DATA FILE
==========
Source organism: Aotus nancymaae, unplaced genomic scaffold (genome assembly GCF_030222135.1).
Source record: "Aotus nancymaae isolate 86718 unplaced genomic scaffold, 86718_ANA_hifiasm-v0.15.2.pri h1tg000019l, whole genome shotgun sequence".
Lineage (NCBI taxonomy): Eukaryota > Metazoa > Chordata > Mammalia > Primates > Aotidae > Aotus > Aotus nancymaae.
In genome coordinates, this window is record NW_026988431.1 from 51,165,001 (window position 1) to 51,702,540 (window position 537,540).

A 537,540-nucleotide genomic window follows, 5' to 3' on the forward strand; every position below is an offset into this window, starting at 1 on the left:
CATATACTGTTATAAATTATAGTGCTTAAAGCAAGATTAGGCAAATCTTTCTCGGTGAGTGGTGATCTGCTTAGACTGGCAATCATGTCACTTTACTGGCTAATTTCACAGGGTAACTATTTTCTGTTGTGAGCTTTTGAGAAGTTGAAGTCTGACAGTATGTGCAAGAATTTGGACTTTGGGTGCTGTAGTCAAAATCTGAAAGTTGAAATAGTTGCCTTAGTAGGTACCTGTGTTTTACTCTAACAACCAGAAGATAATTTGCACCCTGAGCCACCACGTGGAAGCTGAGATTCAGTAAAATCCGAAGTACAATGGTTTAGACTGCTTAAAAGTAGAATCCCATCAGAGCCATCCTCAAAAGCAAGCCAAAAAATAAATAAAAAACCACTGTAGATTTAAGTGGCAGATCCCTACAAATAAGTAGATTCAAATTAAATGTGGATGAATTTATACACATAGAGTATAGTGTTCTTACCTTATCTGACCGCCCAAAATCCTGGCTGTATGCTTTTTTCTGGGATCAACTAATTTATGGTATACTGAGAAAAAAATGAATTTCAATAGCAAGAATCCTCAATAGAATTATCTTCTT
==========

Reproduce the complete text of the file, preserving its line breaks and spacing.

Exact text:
Source organism: Aotus nancymaae, unplaced genomic scaffold (genome assembly GCF_030222135.1).
Source record: "Aotus nancymaae isolate 86718 unplaced genomic scaffold, 86718_ANA_hifiasm-v0.15.2.pri h1tg000019l, whole genome shotgun sequence".
Lineage (NCBI taxonomy): Eukaryota > Metazoa > Chordata > Mammalia > Primates > Aotidae > Aotus > Aotus nancymaae.
In genome coordinates, this window is record NW_026988431.1 from 51,165,001 (window position 1) to 51,702,540 (window position 537,540).

A 537,540-nucleotide genomic window follows, 5' to 3' on the forward strand; every position below is an offset into this window, starting at 1 on the left:
CATATACTGTTATAAATTATAGTGCTTAAAGCAAGATTAGGCAAATCTTTCTCGGTGAGTGGTGATCTGCTTAGACTGGCAATCATGTCACTTTACTGGCTAATTTCACAGGGTAACTATTTTCTGTTGTGAGCTTTTGAGAAGTTGAAGTCTGACAGTATGTGCAAGAATTTGGACTTTGGGTGCTGTAGTCAAAATCTGAAAGTTGAAATAGTTGCCTTAGTAGGTACCTGTGTTTTACTCTAACAACCAGAAGATAATTTGCACCCTGAGCCACCACGTGGAAGCTGAGATTCAGTAAAATCCGAAGTACAATGGTTTAGACTGCTTAAAAGTAGAATCCCATCAGAGCCATCCTCAAAAGCAAGCCAAAAAATAAATAAAAAACCACTGTAGATTTAAGTGGCAGATCCCTACAAATAAGTAGATTCAAATTAAATGTGGATGAATTTATACACATAGAGTATAGTGTTCTTACCTTATCTGACCGCCCAAAATCCTGGCTGTATGCTTTTTTCTGGGATCAACTAATTTATGGTATACTGAGAAAAAAATGAATTTCAATAGCAAGAATCCTCAATAGAATTATCTTCTT